Tuesday, March 12, 2013

Industrial Union Department, AFL-CIO v. API case brief

Industrial Union Department, AFL-CIO v. API case brief summary

448 U.S. 607

PROCEDURAL POSTURE: Petitioners, Secretary of Labor and an industrial union department, requested certiorari to the United States Court of Appeals for the Fifth Circuit in a case concerning a standard promulgated by the Secretary of Labor to regulate occupational exposure to benzene.

OVERVIEW: This litigation concerned a standard promulgated by the Secretary of Labor to regulate occupational exposure to benzene, a substance which had been shown to cause cancer at high exposure levels. At issue was whether such a showing was a sufficient basis for a standard that placed the most stringent limitation on exposure to benzene that was technologically and economically possible.

In its plurality decision, the Court held that it was clear that 29 U.S.C.S. § 652(8) required application to all permanent standards promulgated under the Occupational Safety and Health Act of 1970 and that it required the Secretary, before issuing any standard, to determine that it was reasonably necessary and appropriate to remedy a significant risk of material health impairment. Because the Secretary did not make the required threshold finding, the Court had no occasion to determine whether costs had to be weighed against benefits in an appropriate case. The record made it perfectly clear that the Secretary relied squarely on a special policy for carcinogens that imposed the burden on industry of proving the existence of a safe level of exposure and, in doing so, the Secretary exceeded his power.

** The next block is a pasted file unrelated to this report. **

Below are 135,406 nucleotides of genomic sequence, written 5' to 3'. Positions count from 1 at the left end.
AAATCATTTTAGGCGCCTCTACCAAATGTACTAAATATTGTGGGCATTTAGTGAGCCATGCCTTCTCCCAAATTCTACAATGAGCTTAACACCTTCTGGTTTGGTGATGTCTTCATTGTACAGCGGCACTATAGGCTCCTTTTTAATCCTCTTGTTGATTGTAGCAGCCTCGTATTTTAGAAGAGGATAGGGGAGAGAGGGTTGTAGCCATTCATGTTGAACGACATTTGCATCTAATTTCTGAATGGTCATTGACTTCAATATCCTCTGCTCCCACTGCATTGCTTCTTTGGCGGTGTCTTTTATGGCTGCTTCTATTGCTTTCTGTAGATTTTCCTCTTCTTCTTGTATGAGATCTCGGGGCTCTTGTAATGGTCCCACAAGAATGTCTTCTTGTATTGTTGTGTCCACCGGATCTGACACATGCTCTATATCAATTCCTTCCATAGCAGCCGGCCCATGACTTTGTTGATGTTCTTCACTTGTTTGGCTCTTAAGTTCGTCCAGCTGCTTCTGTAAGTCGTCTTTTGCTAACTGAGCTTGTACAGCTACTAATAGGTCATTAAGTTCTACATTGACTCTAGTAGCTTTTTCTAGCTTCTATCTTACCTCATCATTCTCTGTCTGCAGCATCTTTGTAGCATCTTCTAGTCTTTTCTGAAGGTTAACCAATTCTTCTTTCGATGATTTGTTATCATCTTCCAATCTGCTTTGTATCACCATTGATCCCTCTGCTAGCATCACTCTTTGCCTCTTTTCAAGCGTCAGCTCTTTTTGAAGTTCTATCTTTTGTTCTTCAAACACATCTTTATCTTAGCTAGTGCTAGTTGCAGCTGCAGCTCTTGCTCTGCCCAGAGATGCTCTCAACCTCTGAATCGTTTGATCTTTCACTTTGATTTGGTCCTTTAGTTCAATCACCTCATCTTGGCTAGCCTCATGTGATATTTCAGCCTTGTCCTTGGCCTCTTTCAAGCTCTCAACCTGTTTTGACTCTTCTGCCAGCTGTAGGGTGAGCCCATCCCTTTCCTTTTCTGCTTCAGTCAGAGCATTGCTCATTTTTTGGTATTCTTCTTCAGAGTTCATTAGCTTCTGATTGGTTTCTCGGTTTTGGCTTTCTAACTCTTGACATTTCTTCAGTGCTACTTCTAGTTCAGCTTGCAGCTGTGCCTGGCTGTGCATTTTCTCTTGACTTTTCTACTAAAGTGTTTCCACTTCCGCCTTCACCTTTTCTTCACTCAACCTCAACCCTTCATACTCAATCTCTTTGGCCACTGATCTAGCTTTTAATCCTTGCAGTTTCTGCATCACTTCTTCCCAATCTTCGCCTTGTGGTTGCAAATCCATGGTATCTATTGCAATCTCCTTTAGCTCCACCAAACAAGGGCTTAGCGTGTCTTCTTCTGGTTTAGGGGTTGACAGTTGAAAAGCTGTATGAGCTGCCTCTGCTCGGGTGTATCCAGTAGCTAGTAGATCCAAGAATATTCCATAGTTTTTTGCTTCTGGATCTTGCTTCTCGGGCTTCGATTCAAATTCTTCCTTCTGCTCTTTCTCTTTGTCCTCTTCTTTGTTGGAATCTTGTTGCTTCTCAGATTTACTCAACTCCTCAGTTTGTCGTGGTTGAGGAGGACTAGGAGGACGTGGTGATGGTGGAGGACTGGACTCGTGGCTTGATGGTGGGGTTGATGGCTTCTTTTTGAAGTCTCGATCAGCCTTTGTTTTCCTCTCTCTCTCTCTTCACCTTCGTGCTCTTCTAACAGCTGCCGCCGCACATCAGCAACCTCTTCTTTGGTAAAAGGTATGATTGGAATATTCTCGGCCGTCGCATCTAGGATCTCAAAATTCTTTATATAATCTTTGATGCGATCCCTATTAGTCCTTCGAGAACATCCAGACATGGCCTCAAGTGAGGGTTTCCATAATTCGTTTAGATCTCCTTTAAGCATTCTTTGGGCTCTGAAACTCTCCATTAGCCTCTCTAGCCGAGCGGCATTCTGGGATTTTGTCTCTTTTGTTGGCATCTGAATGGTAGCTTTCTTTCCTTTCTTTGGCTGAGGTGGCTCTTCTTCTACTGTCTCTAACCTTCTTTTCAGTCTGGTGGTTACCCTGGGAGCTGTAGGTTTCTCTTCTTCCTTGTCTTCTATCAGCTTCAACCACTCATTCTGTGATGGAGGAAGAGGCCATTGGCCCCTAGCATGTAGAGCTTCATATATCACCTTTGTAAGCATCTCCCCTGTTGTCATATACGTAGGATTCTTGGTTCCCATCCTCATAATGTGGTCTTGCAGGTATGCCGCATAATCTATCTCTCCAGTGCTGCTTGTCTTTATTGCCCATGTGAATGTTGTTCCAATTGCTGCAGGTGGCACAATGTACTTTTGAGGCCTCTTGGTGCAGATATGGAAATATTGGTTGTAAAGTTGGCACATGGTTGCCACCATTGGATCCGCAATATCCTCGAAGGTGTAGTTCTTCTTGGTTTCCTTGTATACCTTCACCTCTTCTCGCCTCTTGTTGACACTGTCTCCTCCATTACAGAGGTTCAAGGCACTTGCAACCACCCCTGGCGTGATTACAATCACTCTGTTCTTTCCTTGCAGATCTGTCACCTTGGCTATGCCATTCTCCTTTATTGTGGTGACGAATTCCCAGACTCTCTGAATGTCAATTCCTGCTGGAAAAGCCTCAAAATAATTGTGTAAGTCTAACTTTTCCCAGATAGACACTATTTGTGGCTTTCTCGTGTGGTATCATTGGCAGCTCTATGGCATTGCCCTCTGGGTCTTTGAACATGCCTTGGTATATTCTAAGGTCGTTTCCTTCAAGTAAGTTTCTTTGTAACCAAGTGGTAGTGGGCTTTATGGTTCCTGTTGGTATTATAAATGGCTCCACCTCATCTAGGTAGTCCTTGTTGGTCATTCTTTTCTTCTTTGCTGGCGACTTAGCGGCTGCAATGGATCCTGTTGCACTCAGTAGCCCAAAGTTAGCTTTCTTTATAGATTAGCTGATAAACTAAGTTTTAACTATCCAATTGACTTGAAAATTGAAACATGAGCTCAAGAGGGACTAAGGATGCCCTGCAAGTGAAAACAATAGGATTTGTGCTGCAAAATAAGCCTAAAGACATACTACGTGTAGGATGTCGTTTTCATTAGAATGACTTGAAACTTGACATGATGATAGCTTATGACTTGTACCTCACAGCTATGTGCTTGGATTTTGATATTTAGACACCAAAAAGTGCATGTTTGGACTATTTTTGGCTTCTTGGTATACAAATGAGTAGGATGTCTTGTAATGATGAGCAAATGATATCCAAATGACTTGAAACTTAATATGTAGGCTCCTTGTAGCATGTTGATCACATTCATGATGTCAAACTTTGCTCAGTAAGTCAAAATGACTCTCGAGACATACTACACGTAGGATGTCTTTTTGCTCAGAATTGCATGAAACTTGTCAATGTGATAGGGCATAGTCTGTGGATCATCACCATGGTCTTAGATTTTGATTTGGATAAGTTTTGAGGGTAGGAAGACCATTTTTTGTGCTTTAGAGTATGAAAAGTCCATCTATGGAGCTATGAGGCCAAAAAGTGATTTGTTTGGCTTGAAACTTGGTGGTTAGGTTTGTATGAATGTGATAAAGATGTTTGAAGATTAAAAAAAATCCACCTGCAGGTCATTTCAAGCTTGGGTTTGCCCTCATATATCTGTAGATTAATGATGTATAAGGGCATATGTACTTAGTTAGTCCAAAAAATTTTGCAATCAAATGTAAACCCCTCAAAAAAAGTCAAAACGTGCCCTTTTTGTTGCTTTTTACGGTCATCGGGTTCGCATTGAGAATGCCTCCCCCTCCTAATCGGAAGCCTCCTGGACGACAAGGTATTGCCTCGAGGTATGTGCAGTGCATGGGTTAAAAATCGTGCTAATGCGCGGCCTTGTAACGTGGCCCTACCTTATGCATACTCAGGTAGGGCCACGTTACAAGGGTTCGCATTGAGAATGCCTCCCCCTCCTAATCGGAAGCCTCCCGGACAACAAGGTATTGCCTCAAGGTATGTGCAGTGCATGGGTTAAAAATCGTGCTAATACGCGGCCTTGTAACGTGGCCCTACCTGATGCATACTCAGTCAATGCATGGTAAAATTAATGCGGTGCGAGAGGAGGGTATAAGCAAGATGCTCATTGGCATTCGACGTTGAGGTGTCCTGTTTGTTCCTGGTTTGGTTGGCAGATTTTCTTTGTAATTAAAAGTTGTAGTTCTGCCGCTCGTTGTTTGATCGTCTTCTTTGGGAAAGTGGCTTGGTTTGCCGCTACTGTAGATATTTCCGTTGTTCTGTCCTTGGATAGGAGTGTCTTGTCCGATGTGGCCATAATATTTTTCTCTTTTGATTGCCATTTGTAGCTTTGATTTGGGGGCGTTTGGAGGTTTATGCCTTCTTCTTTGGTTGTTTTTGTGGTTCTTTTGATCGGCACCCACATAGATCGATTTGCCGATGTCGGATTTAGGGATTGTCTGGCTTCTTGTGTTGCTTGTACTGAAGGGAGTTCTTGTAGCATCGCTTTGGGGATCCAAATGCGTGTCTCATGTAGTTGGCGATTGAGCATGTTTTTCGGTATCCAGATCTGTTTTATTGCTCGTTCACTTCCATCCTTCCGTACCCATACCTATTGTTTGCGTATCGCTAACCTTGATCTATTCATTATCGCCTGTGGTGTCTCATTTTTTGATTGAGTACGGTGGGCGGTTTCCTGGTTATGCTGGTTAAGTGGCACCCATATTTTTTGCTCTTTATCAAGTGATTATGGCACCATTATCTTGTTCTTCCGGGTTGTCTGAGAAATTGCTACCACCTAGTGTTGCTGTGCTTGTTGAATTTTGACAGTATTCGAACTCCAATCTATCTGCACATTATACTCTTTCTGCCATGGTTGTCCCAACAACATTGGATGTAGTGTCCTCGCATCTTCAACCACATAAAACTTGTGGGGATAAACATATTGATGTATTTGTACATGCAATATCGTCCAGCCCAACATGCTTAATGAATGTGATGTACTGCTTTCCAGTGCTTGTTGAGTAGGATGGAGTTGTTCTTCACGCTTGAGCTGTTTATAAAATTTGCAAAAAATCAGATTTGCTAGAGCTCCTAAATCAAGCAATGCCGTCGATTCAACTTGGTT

OUTCOME: The Court affirmed the decision of the court of appeals remanding the petition for review to the Secretary of Labor for further proceedings. The Court held that petitioner had exceeded his standard-setting authority because he had not shown that the new benzene exposure limit was reasonably necessary or appropriate to provide safe or healthful employment.

Interested in learning how to get the top grades in your law school classes? Want to learn how to study smarter than your competition? Interested in transferring to a high ranked school?

No comments:

Post a Comment

The Ins and Outs of Class Action Lawsuits: A Comprehensive Guide

Sometimes, you may buy a product only to find it defective. To make it worse, your search for the product reveals mass complaints. You can ...